Posts Tagged ‘cannabis growth’

Coloradoans Increasingly Turn to Marijuana for Relief

medical-cannabisSometimes it feels like people don’t agree on anything these days, so it’s reassuring to find that, in Colorado at least, there’s still one thing that can bring people together: weed.

At least according to a new survey released by Consumer Research Around Cannabis.

Consumer Research compiled data from Denver and Colorado Springs, the state’s two largest cannabis markets. They found that despite differences in city size, demographic makeup, and overall political affiliation, more than half of the respondents approved of recreational and medical marijuana use.

Jeff Stein, Vice President of Consumer Research Around Cannabis, said the survey results show that “Denver leads Colorado Springs, 58% to 52%, in acceptance of medical and/or recreational marijuana, but the two regions reflect each other almost identically when looked at through a political lens. In both areas, nearly 75% of liberals, about 60% of independents, and roughly 35% of conservatives approve of legal usage.”

Colorado Springs is home to 725,00 adults and was rated the fourth-most conservative major city in the country in 2014, while Denver, with at population of 3.2 million adults, was rated the 19th most liberal city.

On top of high marijuana approval rates, respondents from both cities reported having similar reasons for using cannabis. More than 40% of respondents said that they used marijuana to help them sleep, followed closely by those who use it to treat chronic and recurring pain.

One notable difference in the data was the percentage of people who used cannabis to treat “temporary or minor pain” in Colorado Springs at 17.2%, making it the city’s third most important reason for using cannabis. Lumping together chronic and temporary or minor pain means that about 67% of cannabis use in Colorado is as a painkiller.

“Over the long run, It will be interesting to see how marijuana use affects sales of traditional pharmaceuticals for these kinds of ailments,” said Stein.

The survey didn’t identify how respondents consumed cannabis: whether flower, concentrate, or edible.

Hawaii the First State to Require Debit-Only Cannabis Sales

touch-screenBeginning Oct. 1, Hawaii will be the first state in the U.S. to require cashless-only cannabis sales.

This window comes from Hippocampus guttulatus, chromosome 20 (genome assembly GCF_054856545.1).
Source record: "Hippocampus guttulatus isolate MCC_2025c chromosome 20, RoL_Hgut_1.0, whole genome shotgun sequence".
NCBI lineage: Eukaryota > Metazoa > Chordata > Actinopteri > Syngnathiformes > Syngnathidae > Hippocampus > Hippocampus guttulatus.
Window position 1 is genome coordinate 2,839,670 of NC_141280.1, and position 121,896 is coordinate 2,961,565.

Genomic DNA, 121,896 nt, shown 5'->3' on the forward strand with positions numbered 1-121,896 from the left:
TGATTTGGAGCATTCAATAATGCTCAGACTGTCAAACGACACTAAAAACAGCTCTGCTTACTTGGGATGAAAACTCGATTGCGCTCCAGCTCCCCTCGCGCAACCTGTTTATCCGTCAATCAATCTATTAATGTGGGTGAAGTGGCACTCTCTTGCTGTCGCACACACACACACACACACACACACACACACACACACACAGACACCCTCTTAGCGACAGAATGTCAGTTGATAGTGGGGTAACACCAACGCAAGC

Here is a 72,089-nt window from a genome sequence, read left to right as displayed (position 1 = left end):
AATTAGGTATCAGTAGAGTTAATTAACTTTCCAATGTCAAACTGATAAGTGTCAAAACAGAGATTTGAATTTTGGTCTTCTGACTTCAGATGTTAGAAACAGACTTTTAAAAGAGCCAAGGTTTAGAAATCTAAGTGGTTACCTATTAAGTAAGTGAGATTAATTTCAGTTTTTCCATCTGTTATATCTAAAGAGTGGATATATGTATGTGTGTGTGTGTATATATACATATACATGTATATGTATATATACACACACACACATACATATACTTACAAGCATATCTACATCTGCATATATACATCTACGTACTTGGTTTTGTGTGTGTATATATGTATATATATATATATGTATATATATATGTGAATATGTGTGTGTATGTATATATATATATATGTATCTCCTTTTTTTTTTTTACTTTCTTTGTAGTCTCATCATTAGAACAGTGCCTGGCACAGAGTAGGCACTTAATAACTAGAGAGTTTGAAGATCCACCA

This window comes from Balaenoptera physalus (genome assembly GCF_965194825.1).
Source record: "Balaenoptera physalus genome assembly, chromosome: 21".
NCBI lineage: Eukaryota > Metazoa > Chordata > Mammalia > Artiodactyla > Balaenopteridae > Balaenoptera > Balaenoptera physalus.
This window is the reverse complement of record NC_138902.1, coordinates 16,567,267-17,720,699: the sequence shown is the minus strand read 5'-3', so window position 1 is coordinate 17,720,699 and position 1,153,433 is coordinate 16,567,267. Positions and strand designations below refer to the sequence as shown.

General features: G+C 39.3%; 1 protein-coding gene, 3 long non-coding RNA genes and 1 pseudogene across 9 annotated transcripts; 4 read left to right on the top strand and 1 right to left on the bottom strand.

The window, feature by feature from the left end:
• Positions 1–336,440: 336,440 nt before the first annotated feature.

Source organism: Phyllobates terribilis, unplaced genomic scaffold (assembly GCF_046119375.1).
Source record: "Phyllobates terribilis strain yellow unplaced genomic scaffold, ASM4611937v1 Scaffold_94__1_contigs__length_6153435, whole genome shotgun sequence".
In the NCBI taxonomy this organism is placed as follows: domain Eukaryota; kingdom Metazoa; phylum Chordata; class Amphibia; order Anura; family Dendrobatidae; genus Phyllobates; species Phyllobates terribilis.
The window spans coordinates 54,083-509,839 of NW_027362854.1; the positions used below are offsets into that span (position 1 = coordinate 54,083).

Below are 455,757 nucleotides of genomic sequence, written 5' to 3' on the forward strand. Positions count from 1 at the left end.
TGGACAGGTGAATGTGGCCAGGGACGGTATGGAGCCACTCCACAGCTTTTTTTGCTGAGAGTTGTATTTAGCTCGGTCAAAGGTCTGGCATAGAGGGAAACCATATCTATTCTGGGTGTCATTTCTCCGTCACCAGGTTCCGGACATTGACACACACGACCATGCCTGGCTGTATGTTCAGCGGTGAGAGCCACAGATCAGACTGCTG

A Colorado-based credit union will permit dispensaries in Hawaii to open bank accounts, and a debit app called CanPay will enable patients to purchase cannabis with their smartphones. The app is currently in use in six states, but Hawaii will be the first to use it exclusively for medical marijuana transactions.

Because marijuana is still illegal under federal law, most banks and credit card companies refuse to work with cannabis industry. As a result, marijuana businesses are forced into cash-only transactions, making day-to-day operations tedious and putting dispensaries and employees at risk for robberies and other crime.

To put the amount of cash floating around the marijuana market in perspective, consider that Colorado consistently makes $100 million in pot sales every month (with California expected to dwarf that number)–that’s a lot of physical money, and most businesses don’t to have anywhere to put it.

Having access to banking is a big deal in the cannabis industry–and widespread access probably won’t happen until Congress decides to deschedule marijuana.

Hawaii was one of the first states to legalize medical marijuana in 2000, but dispensaries weren’t legalized until 2015.

The state Department of Health delayed the roll-out of medical marijuana until this year because the state didn’t have a certified lab–putting dispensaries in the unenviable position of growing and harvesting plants that they weren’t allowed to sell.

So far, there are eight licensed dispensaries in the state: Three on Oahu, two on Hawaii Island and two on Maui. The state’s first two medical marijuana dispensaries opened last month.

Alaska’s Expanding Cannabis Market Sets New Sales Record

alaska-cannabisCannabis sales are booming in Alaska: in July the state sold more weed in one month than the 3-month sales average.

The Alaska Department of Revenue reported that they collected nearly $600,000 in marijuana tax revenue during July–which equals about a third of the total marijuana tax revenue brought in last fiscal year. The figures are the highest to date in Alaska since recreational sales began last October.

During the last fiscal year that ended on June 30, the cannabis industry generated $1.7 million in marijuana tax revenue for the state. In Alaska, state taxes are collected from cannabis farms rather than retail dispensaries.

The Juneau Empire reported that Fairbanks had a total of 12 cannabis farms returning tax revenue, the most of any city in the state. Anchorage came in second with seven farms. Soldotna was third with four farms, and Juneau ended tied for fourth with multiple cities having three farms.

Kalley Mazzie, Alaska’s excise tax supervisor, reported that there was no revenue from outdoor marijuana farms in July, “but it shouldn’t be much longer before we start seeing those crops make their way to market.”

In July, 612 pounds (280 kilograms) of cannabis bud and 369 pounds (170 kilograms) of stems or leaves were sold. The state collects $50 per ounce of bud and $15 per ounce for trimmings.

Despite the record sales, the figures were lower than the state expected. In fiscal year 2017, the state expected $2 million in revenue, but failed to meet the mark. In fiscal year 2018, the state expects $10.6 million in marijuana tax revenue, or an average of $883,000 per month.